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The Gout Dugout.Issue #045 | Gout's ignored topic | Celery seed extract for gout |
September 21, 2011

Hello and Welcome to the September 2011 edition of the Gout Dugout newsletter. In North America and Europe, autumn (the fall) has begun, but here in S.E.Asia we are in the rainy season which is just less hot than the dry season. We have no falling leaves and no golden brown colours (colors).

But we do have occasional typhoons heading our way. I'm glad to say, there has not been any direct hits yet this year on where I am in the Philippines. Our typhoons have to be taken seriously but a Katrina style event is very rare in this part of Asia. Perhaps I shouldn't have said that.

And now, to gout.


There have been countless studies examining the kidneys and gout. After all, the kidneys are the key to excreting most uric acid and when they don't there are problems.

But notice I said "most uric acid."

Uric acid is removed another way. It is dissolved in the intestines. As much as 30% it's been said, which is a lot, and a significant amount.

I was reminded the other day of just how significant when I was reading a study about protein and uric acid. The researchers thought protein stimulates uric acid removal. This is a fairly common belief among many of the gout cognoscenti but not among some gout sufferers. The researchers were trying to measure how much uric acid was departing in urine. But they could not relate this amount very accurately to the intake of protein in the study's participants because they had to guess how much was removed in the intestines. Maybe somebody knows how to measure uric acid dissolution in the intestines, but I haven't heard of it. Thirty per cent is a rough-and-ready number.

Colons and semi-colons (: ;) Not many gout sufferers know the small intestines remove uric acid. They are the ones with the smaller diameter that look like a huge coil of sausages inside the perimeter of the large intestine. Another sign of their anonymity in gout is that no one uses the words "intestines and gout" to search for gout information on websites.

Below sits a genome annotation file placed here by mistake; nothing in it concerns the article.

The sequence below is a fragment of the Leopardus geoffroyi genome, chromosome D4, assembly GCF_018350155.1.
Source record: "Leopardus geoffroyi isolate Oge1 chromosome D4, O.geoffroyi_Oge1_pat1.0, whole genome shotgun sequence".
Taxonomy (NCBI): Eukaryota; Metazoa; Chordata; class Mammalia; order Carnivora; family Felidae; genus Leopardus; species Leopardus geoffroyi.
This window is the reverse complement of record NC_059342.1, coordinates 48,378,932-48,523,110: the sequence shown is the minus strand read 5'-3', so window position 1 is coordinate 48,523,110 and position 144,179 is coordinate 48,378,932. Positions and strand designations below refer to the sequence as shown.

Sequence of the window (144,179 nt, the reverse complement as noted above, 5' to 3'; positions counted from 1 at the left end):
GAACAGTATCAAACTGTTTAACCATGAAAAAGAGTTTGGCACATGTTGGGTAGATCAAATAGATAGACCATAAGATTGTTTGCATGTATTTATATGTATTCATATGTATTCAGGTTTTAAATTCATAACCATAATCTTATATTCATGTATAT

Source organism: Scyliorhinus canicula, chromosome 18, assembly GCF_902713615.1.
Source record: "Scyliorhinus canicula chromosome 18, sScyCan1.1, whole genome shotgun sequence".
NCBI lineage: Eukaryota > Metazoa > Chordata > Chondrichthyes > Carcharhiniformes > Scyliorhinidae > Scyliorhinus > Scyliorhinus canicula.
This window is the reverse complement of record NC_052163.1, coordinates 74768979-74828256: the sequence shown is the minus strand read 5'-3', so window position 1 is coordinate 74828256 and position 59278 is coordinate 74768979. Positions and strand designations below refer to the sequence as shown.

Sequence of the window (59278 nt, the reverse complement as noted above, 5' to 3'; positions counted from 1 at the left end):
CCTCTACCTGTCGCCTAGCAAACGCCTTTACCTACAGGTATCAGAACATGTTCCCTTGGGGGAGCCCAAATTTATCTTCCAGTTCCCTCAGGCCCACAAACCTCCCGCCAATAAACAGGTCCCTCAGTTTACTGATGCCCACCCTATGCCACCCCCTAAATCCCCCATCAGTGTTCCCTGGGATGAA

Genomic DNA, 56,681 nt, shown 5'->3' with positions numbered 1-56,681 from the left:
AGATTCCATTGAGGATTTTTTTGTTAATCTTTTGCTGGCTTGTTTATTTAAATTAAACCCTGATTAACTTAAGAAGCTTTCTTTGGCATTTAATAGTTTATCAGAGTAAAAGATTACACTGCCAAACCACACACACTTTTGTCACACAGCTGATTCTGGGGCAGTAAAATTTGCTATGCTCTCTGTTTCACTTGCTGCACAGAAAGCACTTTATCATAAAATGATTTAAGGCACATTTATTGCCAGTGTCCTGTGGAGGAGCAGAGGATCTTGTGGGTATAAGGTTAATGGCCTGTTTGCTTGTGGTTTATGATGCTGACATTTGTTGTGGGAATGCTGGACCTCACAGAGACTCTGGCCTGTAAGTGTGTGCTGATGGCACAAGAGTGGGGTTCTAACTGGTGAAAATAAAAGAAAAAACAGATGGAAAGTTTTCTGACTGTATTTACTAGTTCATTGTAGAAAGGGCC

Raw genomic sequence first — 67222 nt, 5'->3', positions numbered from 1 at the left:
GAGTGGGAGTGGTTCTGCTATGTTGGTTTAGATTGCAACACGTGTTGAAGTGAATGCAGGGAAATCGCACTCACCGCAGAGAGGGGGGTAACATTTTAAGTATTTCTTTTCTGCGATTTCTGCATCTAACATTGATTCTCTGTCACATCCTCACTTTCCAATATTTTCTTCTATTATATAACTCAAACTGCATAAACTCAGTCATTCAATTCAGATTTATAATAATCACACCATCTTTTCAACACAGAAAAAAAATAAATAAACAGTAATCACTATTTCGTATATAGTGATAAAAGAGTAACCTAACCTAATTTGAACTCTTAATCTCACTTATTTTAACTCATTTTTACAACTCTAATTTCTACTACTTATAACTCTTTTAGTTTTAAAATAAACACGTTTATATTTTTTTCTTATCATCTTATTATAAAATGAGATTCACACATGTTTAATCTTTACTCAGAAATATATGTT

A part of the large intestine is called the colon but the small intestines have not yet been called the semi-colons !

So this gouty topic is over-looked and this might be the reason why there aren't even any medications for improving intestinal removal/dissolution of uric acid. Psyllium husks are thought to do some good. They are worth using if you know that you are an under-excretor of uric acid, as are most people with gout. Thirty percent is a lot and boosting the intestines removal of uric acid might make the crucial difference. Even if they don't, they will do the intestines some good.

I plan to dig into this topic over the coming months to see if anything really useful can be learnt. Maybe I can find out where this 30% number comes from.


I came across a lovely story in the past month about a natural remedy for gout, celery seed extract. in a case of ankle gout. The lady in question was 92, not 22, 42, or 62. But the recent research about the growing incidence of gout in the U.S. and probably elsewhere - see the last issue of the Gout Dugout - highlighted as never before, that the risk of gout rises as both sexes grow older and it does not decline, as has been suggested, after 65-70.

Her tortuous ankle pain, which seemed to come after big toe gout pain, was confused by 3 podiatrists, a chiropractor and an Emergency Room (Accident and Emergency Unit) doctor. Any rheumatologist reading this will be glad to know she wasn't misdiagnosed by one of them. The five diagnosed osteoarthritis or plantar fasciitis, and this is not unheard of in ankle gout.

It demonstrates the need to get arthrocentesis (joint aspiration) done if you can, because this is the best, although not a foolproof way, of getting gout reliably confirmed. The sequence, toes then ankle, is common in gout and shows it's probably getting worse.

Her daughter researched ankle pain and discovered it could be caused by gout, and that celery seed extract might help. I don't know how much she took, but a celery seed extract label dosage is one 75mg capsule standardized to 85% of 3-n-butylphthalide, or 3nB, twice a day with water. After a week or two of celery seed extract the ankle pain had gone, but not the big toe pain. This was still occasional. Gout remedies of all kinds (and meds too) are often like this, i.e. they half work, but something is better than nothing and celery seed extract is not known to have any side effects. Let's hope it works favourably (favorably) on the big toe.